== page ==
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Vision for Loch Linnhe subsea campus

Vision for Loch Linnhe subsea campus

View all news from: Highlands and Islands Enterprise
View directory entry for: Highlands and Islands Enterprise

15 November 2018

The move follows the closure of The Underwater Centre in Fort William, which entered administration last month. The facility’s assets are now being marketed by administrators, with what is believed to be considerable interest from private sector firms.

Development agency, Highlands and Islands Enterprise (HIE), has been leading efforts to build on the area’s reputation for subsea training and testing services and the associated economic activities locally.

The agency has developed a ‘concept for industry’ with support from Scottish Government, Scottish Enterprise, the Scottish Funding Council and industry bodies.

This is now being disseminated among industry body members for the consideration of potential investors. Its aim is to help the successful bidder establish a commercially viable business that serves the oil and gas, offshore renewables, aquaculture, defence and other subsea sectors.

A key feature of the concept is collaboration, with strong links between industry, academia and the public sector to accelerate and reduce the overall costs of essential testing, trialling and demonstration activities.

The underwater engineering market is expected to diversify and grow significantly with annual global spend forecast to increase from c.£20 billion in 2017 to around £100 billion by 2035.

The UK has around 40% of the global market share (c.£8 billion in 2017). Maintaining this leadership position would equate to a £40 billion share – a five-fold increase – by 2035.

The UK’s underwater engineering supply chain has the ability to diversify across new sectoral opportunities, not least in renewables. Of the 650 companies operating in the underwater industry 445 already operate or have the capability to operate in offshore renewables.

Loch Linnhe can offer salt water testing and relatively strong cross-sill currents, replicating offshore conditions in a sheltered environment. This means it is likely to be more economically competitive as a location than alternative solutions.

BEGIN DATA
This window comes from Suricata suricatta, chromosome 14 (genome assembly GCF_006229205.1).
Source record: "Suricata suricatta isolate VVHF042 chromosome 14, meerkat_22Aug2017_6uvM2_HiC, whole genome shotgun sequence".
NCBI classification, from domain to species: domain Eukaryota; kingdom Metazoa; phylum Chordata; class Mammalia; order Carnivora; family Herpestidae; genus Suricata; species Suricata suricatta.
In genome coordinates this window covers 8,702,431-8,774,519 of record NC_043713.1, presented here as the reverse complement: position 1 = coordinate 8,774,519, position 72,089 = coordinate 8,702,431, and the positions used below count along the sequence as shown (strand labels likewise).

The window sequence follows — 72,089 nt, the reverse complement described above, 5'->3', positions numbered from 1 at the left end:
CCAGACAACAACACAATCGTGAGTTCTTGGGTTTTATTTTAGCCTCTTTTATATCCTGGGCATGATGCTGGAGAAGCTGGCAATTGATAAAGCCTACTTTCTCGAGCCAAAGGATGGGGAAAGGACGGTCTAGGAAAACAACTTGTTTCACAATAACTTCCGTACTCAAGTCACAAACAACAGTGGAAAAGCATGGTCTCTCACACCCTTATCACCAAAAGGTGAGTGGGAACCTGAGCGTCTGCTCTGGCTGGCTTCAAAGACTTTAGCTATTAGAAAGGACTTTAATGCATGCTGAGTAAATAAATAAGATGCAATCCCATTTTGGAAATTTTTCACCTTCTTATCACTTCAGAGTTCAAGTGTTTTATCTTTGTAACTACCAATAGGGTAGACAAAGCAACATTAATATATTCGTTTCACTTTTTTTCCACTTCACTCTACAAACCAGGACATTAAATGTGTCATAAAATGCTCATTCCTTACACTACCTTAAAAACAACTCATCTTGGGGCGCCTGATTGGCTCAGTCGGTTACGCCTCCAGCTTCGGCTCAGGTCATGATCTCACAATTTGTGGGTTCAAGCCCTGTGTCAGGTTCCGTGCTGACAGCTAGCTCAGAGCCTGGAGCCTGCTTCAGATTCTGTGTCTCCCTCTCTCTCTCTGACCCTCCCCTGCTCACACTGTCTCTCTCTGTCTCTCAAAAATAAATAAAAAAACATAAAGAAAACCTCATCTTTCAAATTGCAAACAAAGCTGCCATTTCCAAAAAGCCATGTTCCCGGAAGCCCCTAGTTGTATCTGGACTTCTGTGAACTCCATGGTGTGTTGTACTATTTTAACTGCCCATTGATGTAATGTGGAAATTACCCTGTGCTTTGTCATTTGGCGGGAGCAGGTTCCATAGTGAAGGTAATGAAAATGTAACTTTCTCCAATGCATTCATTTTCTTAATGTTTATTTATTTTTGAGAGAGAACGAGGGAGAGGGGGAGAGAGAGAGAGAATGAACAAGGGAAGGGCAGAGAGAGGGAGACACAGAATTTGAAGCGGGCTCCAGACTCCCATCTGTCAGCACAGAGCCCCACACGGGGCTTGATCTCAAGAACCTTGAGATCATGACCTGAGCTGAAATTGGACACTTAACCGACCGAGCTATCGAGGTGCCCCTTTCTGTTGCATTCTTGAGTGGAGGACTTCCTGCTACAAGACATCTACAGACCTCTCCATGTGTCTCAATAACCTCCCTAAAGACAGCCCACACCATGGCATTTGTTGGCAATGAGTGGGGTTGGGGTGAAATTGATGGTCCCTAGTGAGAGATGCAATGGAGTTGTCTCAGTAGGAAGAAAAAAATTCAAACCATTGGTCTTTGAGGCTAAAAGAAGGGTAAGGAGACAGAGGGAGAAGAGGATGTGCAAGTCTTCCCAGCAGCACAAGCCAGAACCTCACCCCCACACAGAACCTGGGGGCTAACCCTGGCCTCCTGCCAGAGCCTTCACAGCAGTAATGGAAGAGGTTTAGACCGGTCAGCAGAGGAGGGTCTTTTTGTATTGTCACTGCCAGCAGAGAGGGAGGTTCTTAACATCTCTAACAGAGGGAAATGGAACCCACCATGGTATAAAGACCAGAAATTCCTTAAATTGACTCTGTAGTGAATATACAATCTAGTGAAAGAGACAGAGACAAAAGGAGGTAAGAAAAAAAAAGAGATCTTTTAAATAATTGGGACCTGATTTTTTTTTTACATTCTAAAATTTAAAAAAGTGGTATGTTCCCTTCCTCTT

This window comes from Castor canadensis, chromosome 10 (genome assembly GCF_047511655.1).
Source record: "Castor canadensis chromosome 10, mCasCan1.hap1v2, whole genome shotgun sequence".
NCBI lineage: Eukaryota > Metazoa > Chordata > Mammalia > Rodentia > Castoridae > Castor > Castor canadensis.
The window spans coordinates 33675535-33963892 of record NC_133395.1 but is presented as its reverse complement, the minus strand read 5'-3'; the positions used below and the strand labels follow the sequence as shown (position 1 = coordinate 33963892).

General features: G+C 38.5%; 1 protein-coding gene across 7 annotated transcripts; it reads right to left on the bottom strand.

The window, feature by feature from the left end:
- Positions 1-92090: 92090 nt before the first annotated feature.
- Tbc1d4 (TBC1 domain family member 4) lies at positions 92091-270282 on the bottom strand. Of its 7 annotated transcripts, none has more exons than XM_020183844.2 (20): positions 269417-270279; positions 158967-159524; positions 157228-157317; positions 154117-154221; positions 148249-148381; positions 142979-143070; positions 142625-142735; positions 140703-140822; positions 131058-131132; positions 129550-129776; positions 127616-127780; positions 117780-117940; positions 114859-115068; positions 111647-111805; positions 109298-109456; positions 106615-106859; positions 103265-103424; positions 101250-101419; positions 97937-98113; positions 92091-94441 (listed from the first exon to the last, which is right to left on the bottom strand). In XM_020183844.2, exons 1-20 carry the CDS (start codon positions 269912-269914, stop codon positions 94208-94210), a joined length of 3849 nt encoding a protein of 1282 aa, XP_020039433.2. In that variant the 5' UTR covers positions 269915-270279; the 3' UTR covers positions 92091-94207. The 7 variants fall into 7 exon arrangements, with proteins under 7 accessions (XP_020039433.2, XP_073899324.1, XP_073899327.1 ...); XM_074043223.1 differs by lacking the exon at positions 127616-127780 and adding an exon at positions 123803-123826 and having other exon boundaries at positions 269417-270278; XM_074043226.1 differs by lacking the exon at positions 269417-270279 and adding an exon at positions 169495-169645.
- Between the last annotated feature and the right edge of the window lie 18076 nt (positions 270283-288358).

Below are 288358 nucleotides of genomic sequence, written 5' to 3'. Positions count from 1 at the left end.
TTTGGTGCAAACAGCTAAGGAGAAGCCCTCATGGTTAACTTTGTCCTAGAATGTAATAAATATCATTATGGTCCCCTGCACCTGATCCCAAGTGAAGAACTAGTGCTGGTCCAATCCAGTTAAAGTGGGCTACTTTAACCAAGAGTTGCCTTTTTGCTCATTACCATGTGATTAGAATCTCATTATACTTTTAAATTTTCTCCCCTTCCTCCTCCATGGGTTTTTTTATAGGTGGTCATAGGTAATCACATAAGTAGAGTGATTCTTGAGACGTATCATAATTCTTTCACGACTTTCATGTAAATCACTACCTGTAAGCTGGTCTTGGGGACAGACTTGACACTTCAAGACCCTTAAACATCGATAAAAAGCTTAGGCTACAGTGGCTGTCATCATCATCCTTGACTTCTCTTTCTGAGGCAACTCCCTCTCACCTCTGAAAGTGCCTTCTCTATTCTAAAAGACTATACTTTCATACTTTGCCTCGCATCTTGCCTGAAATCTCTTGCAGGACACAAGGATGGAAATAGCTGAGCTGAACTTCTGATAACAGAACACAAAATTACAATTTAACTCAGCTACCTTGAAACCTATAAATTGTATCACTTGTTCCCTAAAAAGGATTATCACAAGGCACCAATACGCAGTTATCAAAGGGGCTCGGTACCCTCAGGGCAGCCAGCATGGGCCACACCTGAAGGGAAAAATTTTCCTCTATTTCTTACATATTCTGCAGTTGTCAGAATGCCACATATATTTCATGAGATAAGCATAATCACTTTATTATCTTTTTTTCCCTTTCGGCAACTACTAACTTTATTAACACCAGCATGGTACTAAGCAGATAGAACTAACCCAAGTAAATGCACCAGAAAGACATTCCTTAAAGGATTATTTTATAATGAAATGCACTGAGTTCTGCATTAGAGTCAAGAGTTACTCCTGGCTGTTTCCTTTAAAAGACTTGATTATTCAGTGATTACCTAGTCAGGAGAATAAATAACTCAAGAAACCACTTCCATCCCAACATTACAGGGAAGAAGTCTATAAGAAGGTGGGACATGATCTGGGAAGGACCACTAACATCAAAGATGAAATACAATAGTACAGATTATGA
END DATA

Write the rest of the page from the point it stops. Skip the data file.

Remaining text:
Audrey MacIver, HIE’s director of energy and low carbon, said: "There is huge potential in Loch Linnhe, not only to serve the subsea sector, but enhance the contribution it makes to Scotland’s economy. We have been working alongside the Scottish Government, our agency partners and industry to make the most of that opportunity.

"A world class facility that meets the changing and future requirements of industries would build on the foundations and reputation the area has, thanks to the Underwater Centre. Not surprisingly, there appears to be a lot of interest in the centre’s assets.

"We are now able to present potential investors with the concept for a subsea campus. This would have strong links across industry, academia and the public sector, in a way that meets the changing needs of the subsea sectors.”

HIE has also contracted accountancy firm, Grant Thornton, to provide advice on options for potential public sector support in delivering the proposed campus vision.

Neil Gordon, chief executive of Subsea UK welcomed the announcement. He said: "It’s crucial that our industry continues to have access to world-leading underwater training and testing. The centre is of critical importance to the North Sea as one of only two in the world which provides closed bell diver training and its value to the UK subsea sector cannot be underestimated. We hope that this concept and the considerable interest from private firms can be turned into a sustainable underwater campus which will continue to provide the highest standards of training and test facilities, vital to safe and effective underwater operations in the oil and gas and other underwater sectors including renewables, defence, ocean science and aquaculture."